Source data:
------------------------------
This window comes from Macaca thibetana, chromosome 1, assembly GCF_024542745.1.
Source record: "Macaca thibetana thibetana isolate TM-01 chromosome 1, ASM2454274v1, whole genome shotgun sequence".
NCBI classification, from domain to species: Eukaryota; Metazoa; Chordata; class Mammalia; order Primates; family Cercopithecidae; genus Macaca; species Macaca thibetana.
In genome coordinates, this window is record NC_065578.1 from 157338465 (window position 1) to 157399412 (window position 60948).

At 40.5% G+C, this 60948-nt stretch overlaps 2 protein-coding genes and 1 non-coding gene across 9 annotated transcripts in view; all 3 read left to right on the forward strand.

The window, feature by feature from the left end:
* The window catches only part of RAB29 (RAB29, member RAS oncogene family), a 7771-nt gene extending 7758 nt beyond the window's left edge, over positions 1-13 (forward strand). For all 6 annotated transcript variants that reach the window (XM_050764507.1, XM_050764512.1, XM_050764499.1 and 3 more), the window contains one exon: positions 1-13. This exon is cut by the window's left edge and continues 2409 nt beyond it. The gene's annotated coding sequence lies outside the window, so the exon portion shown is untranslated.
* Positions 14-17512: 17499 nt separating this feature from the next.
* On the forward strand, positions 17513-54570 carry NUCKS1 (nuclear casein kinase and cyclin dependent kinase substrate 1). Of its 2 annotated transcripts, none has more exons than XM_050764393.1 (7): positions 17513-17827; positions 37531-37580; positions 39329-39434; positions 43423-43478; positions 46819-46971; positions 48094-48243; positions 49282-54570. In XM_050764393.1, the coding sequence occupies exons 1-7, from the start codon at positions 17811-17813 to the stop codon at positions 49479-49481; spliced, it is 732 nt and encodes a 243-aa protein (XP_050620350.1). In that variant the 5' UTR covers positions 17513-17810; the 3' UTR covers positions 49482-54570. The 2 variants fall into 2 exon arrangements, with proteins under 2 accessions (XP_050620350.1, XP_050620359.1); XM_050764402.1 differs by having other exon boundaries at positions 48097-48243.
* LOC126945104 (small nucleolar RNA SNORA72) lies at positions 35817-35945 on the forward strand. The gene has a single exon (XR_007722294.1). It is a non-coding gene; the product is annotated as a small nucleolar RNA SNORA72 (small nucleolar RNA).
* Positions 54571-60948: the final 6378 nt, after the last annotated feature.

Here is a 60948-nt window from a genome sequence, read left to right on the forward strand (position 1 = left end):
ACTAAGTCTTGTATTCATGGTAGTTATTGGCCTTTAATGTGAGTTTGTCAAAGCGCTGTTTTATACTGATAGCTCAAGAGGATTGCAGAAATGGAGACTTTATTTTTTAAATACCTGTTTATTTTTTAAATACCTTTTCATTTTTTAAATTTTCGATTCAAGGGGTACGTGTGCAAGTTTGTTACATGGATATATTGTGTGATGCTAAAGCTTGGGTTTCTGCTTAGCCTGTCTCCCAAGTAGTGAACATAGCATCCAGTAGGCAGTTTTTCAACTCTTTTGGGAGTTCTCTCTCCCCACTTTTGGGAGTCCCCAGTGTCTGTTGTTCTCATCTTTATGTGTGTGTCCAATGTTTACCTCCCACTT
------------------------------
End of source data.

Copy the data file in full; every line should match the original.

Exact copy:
This window comes from Macaca thibetana, chromosome 1, assembly GCF_024542745.1.
Source record: "Macaca thibetana thibetana isolate TM-01 chromosome 1, ASM2454274v1, whole genome shotgun sequence".
NCBI classification, from domain to species: Eukaryota; Metazoa; Chordata; class Mammalia; order Primates; family Cercopithecidae; genus Macaca; species Macaca thibetana.
In genome coordinates, this window is record NC_065578.1 from 157338465 (window position 1) to 157399412 (window position 60948).

At 40.5% G+C, this 60948-nt stretch overlaps 2 protein-coding genes and 1 non-coding gene across 9 annotated transcripts in view; all 3 read left to right on the forward strand.

The window, feature by feature from the left end:
* The window catches only part of RAB29 (RAB29, member RAS oncogene family), a 7771-nt gene extending 7758 nt beyond the window's left edge, over positions 1-13 (forward strand). For all 6 annotated transcript variants that reach the window (XM_050764507.1, XM_050764512.1, XM_050764499.1 and 3 more), the window contains one exon: positions 1-13. This exon is cut by the window's left edge and continues 2409 nt beyond it. The gene's annotated coding sequence lies outside the window, so the exon portion shown is untranslated.
* Positions 14-17512: 17499 nt separating this feature from the next.
* On the forward strand, positions 17513-54570 carry NUCKS1 (nuclear casein kinase and cyclin dependent kinase substrate 1). Of its 2 annotated transcripts, none has more exons than XM_050764393.1 (7): positions 17513-17827; positions 37531-37580; positions 39329-39434; positions 43423-43478; positions 46819-46971; positions 48094-48243; positions 49282-54570. In XM_050764393.1, the coding sequence occupies exons 1-7, from the start codon at positions 17811-17813 to the stop codon at positions 49479-49481; spliced, it is 732 nt and encodes a 243-aa protein (XP_050620350.1). In that variant the 5' UTR covers positions 17513-17810; the 3' UTR covers positions 49482-54570. The 2 variants fall into 2 exon arrangements, with proteins under 2 accessions (XP_050620350.1, XP_050620359.1); XM_050764402.1 differs by having other exon boundaries at positions 48097-48243.
* LOC126945104 (small nucleolar RNA SNORA72) lies at positions 35817-35945 on the forward strand. The gene has a single exon (XR_007722294.1). It is a non-coding gene; the product is annotated as a small nucleolar RNA SNORA72 (small nucleolar RNA).
* Positions 54571-60948: the final 6378 nt, after the last annotated feature.

Here is a 60948-nt window from a genome sequence, read left to right on the forward strand (position 1 = left end):
ACTAAGTCTTGTATTCATGGTAGTTATTGGCCTTTAATGTGAGTTTGTCAAAGCGCTGTTTTATACTGATAGCTCAAGAGGATTGCAGAAATGGAGACTTTATTTTTTAAATACCTGTTTATTTTTTAAATACCTTTTCATTTTTTAAATTTTCGATTCAAGGGGTACGTGTGCAAGTTTGTTACATGGATATATTGTGTGATGCTAAAGCTTGGGTTTCTGCTTAGCCTGTCTCCCAAGTAGTGAACATAGCATCCAGTAGGCAGTTTTTCAACTCTTTTGGGAGTTCTCTCTCCCCACTTTTGGGAGTCCCCAGTGTCTGTTGTTCTCATCTTTATGTGTGTGTCCAATGTTTACCTCCCACTT